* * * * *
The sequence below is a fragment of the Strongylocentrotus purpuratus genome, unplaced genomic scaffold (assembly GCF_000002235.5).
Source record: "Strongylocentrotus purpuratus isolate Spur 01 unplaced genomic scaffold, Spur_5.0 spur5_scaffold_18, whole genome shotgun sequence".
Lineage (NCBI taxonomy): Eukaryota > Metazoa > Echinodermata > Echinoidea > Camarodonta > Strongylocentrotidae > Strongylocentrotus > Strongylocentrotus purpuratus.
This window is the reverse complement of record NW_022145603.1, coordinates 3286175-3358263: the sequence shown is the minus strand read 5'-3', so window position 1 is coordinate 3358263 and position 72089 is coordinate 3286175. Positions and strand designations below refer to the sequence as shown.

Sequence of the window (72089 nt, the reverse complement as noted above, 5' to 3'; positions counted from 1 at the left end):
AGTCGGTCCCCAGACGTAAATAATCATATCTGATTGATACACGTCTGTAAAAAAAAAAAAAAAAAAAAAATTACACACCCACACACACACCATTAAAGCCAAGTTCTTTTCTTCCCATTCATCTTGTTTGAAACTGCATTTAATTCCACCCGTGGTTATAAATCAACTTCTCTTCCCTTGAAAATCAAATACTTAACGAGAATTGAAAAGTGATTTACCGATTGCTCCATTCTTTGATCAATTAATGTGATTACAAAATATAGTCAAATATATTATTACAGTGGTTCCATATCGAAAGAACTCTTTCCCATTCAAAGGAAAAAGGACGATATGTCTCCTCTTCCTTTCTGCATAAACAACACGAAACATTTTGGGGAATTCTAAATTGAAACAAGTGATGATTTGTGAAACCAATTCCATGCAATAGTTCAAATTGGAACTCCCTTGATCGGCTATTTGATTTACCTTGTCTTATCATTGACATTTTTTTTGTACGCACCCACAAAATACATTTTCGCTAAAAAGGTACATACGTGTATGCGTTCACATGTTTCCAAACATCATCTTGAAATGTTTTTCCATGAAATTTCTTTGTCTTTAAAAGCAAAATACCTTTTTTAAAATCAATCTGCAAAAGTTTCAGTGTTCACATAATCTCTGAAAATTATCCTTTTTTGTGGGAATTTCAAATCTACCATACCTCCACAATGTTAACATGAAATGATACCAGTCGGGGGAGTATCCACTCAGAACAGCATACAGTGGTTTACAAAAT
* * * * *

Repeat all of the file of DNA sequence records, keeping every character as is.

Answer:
The sequence below is a fragment of the Strongylocentrotus purpuratus genome, unplaced genomic scaffold (assembly GCF_000002235.5).
Source record: "Strongylocentrotus purpuratus isolate Spur 01 unplaced genomic scaffold, Spur_5.0 spur5_scaffold_18, whole genome shotgun sequence".
Lineage (NCBI taxonomy): Eukaryota > Metazoa > Echinodermata > Echinoidea > Camarodonta > Strongylocentrotidae > Strongylocentrotus > Strongylocentrotus purpuratus.
This window is the reverse complement of record NW_022145603.1, coordinates 3286175-3358263: the sequence shown is the minus strand read 5'-3', so window position 1 is coordinate 3358263 and position 72089 is coordinate 3286175. Positions and strand designations below refer to the sequence as shown.

Sequence of the window (72089 nt, the reverse complement as noted above, 5' to 3'; positions counted from 1 at the left end):
AGTCGGTCCCCAGACGTAAATAATCATATCTGATTGATACACGTCTGTAAAAAAAAAAAAAAAAAAAAAATTACACACCCACACACACACCATTAAAGCCAAGTTCTTTTCTTCCCATTCATCTTGTTTGAAACTGCATTTAATTCCACCCGTGGTTATAAATCAACTTCTCTTCCCTTGAAAATCAAATACTTAACGAGAATTGAAAAGTGATTTACCGATTGCTCCATTCTTTGATCAATTAATGTGATTACAAAATATAGTCAAATATATTATTACAGTGGTTCCATATCGAAAGAACTCTTTCCCATTCAAAGGAAAAAGGACGATATGTCTCCTCTTCCTTTCTGCATAAACAACACGAAACATTTTGGGGAATTCTAAATTGAAACAAGTGATGATTTGTGAAACCAATTCCATGCAATAGTTCAAATTGGAACTCCCTTGATCGGCTATTTGATTTACCTTGTCTTATCATTGACATTTTTTTTGTACGCACCCACAAAATACATTTTCGCTAAAAAGGTACATACGTGTATGCGTTCACATGTTTCCAAACATCATCTTGAAATGTTTTTCCATGAAATTTCTTTGTCTTTAAAAGCAAAATACCTTTTTTAAAATCAATCTGCAAAAGTTTCAGTGTTCACATAATCTCTGAAAATTATCCTTTTTTGTGGGAATTTCAAATCTACCATACCTCCACAATGTTAACATGAAATGATACCAGTCGGGGGAGTATCCACTCAGAACAGCATACAGTGGTTTACAAAAT